Java Runtime Environment fonts

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Summary help replacing me
Instructions are given to improve the display of fonts in Java applications when using Sun Microsystem's Java Runtime Environment.
Related articles
MS Fonts
Xorg Font Configuration


Some users may find the default Java fonts or the display mode of fonts in Java applications to be unpleasant. Several methods to improve the font display in the Sun Java Runtime Environment (JRE)[1] are available. These methods may be used separately, but many users will find they achieve better results by combining them.

TrueType fonts appear to be the best supported format for use with Java.


Anti-aliasing[2] of fonts is available with Sun Java 1.6 on Linux. To do this on a per user basis, add the following line to the user's Template:Codeline.

export _JAVA_OPTIONS='-Dawt.useSystemAAFontSettings=setting'

Replace Template:Codeline with one of the following seven values: Template:Sn

The Template:Codeline and Template:Codeline settings work well in many instances.

For the above change to take effect, Template:Codeline must be sourced as the normal user.

$ source ~/.bashrc

Open a new instance of a Java application to test the changes made.

Font Selection

TrueType Fonts

Some Java applications may specify use of a particular TrueType font; these applications must be made aware of the directory path to the desired font. TrueType fonts are installed in the directory Template:Codeline. Add the following line to Template:Codeline to enable these fonts.

export JAVA_FONTS=/usr/share/fonts/TTF

Source Template:Codeline as the normal user for the change to take effect.

$ source ~/.bashrc

Default Fonts

The Lucida fonts distributed with the Sun JRE are the default for Java applications that do not specify a different font's use. The Lucida fonts were designed for low resolution displays and printers, many users will wish to use other fonts. The default Java fonts can be changed on a system-wide basis by the creation or editing of a file named Template:Codeline.

As root, change directory to Template:Codeline. Copy Template:Codeline to Template:Codeline. Then, as root, open the new Template:Codeline in an editor.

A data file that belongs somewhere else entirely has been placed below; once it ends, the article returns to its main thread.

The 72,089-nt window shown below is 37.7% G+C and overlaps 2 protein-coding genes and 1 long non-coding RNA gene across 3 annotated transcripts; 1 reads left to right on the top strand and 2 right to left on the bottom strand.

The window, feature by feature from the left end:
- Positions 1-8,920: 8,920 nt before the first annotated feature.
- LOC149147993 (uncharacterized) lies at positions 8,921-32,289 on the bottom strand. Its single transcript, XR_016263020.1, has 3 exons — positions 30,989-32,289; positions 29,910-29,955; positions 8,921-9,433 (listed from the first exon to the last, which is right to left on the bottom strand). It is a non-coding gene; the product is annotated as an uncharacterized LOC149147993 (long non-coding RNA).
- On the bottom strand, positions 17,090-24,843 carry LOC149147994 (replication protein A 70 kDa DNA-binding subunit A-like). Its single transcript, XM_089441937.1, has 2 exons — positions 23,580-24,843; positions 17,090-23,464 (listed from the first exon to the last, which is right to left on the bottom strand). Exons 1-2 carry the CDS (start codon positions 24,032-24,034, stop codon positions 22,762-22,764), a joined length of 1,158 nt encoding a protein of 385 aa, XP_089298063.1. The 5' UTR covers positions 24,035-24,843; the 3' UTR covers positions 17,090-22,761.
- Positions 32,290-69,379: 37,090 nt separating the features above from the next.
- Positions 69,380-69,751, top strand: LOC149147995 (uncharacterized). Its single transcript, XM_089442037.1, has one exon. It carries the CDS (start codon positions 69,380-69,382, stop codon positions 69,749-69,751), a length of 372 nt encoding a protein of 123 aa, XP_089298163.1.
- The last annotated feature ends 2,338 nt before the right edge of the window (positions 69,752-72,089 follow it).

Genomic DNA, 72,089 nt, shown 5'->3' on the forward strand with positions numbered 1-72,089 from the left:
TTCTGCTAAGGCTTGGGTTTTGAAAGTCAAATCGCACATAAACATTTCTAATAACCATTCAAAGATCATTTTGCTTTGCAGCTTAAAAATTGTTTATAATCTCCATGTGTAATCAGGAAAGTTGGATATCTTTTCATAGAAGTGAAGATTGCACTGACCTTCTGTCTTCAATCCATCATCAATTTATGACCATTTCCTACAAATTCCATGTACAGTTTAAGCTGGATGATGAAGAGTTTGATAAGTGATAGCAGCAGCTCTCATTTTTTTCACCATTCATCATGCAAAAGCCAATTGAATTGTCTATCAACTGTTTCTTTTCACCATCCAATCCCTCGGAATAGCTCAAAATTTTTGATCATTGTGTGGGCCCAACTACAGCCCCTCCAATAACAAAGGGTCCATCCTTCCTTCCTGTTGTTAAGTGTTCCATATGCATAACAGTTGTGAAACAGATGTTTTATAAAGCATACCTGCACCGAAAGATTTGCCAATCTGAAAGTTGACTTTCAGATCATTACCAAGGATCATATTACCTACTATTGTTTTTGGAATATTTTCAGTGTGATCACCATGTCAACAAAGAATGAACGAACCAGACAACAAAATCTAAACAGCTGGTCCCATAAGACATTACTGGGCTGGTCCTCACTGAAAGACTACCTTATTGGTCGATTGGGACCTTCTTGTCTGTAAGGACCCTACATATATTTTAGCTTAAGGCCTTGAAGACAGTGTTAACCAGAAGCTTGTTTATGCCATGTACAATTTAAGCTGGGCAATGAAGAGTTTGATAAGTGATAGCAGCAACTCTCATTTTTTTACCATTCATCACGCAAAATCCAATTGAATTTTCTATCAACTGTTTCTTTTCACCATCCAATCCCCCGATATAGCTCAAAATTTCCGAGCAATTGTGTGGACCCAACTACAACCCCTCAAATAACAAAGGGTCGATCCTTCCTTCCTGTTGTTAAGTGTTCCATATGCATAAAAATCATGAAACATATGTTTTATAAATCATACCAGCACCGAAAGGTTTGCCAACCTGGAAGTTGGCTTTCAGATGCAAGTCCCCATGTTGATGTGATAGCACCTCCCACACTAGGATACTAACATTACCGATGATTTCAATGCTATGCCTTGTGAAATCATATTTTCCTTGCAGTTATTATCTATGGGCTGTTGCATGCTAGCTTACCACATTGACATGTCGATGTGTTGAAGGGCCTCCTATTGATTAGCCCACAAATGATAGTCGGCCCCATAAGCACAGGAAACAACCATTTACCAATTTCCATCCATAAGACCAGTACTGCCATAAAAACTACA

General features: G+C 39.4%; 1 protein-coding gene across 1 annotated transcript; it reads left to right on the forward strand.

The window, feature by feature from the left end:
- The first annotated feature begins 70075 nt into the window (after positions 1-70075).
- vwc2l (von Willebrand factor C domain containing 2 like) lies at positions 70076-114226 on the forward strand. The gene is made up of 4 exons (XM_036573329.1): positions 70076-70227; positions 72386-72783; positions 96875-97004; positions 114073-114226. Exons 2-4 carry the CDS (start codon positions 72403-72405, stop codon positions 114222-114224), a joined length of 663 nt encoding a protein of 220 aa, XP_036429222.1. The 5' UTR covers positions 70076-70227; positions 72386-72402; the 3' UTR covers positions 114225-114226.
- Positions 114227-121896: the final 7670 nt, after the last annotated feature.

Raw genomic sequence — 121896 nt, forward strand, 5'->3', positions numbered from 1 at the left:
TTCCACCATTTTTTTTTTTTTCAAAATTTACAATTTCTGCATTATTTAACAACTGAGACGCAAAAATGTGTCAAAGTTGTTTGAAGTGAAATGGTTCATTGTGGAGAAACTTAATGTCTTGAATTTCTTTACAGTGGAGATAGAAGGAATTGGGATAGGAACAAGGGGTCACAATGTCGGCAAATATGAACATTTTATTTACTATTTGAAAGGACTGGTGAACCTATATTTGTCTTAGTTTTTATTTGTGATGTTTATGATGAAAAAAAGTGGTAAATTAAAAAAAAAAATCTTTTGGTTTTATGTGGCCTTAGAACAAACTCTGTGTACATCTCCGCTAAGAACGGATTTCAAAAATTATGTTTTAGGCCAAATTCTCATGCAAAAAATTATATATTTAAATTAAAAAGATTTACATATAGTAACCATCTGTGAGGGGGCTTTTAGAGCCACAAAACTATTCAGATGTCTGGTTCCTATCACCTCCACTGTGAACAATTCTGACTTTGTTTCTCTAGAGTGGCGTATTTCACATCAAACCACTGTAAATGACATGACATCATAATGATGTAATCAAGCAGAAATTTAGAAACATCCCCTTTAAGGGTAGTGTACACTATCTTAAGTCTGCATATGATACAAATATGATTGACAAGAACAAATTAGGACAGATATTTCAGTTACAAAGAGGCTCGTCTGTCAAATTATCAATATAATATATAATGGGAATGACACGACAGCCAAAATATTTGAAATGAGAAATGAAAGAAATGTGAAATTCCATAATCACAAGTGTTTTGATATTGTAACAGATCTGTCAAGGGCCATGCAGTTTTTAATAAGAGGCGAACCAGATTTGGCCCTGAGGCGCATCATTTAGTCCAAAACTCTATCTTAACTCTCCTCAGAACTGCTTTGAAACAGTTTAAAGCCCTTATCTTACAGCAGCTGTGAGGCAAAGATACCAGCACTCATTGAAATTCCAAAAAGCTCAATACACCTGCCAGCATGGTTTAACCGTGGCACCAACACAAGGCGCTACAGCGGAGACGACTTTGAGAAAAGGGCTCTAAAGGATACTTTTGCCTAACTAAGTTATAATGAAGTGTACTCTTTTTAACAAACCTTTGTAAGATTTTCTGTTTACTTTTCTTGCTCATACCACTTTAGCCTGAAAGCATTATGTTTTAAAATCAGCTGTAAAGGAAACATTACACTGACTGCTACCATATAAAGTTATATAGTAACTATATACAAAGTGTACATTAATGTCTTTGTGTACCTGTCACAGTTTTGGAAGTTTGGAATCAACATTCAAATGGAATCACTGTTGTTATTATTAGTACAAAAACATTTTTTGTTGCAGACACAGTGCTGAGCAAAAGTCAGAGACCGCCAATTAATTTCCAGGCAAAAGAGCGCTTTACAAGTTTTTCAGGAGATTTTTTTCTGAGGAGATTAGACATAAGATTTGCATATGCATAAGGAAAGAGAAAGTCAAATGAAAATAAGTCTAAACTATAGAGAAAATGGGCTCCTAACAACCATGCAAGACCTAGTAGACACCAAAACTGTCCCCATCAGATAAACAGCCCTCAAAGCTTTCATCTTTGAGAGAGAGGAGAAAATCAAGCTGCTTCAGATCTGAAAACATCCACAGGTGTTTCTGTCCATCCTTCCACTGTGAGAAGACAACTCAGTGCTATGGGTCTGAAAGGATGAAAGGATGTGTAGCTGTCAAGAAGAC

# cd /opt/java/jre/lib
# cp
# nano      ## Editor is the user's choice.
Note: Encodings other than Latin-1, or ISO 8859-1,[3] are shown in other Template:Codeline files in Template:Codeline. Some users will find these files to be better sources to use for editing. In all cases the edited file should be saved as Template:Codeline.

The Java font names in the configuration file are in the form of, for example,Template:Codeline. These generic fonts are mapped to the installed fonts using X Logical Font Description (XLFD)[4] names. The Template:Codeline, in the example below, is used as a placeholder in the XLFD name for the point size. The Java application replaces Template:Codeline at runtime.

Tip: The utility, xfontsel, may be used to display fonts and to discover their XLFD names. Xfontsel is part of the xorg-utils package.

Change the Lucida fonts named in the Template:Codeline file to your selected fonts using the XLFD names. Below is an excerpt of a Template:Codeline file after modifications have been made. The Lucida fonts have been replaced by DejaVu fonts.

# Version -- a version number is required.
# IMPORTANT -- Do not delete the next line. Ever.

# Component Font Mappings
#       -fndry-fmly-wght-slant-sWdth-adstyle-pxlsz-ptSz-resx-resy-spc-avgWdth-rgstry-encdng

serif.plain.latin-1=-misc-dejavu serif-medium-r-normal-*-*-%d-*-*-p-*-iso8859-1
serif.bold.latin-1=-misc-dejavu serif-bold-r-normal-*-*-%d-*-*-p-*-iso8859-1
serif.italic.latin-1=-misc-dejavu serif-medium-o-normal-*-*-%d-*-*-p-*-iso8859-1

After the changes have been saved to Template:Codeline, the editor may be closed and the user should drop root privileges. Open a new instance of a Java application to test the changes.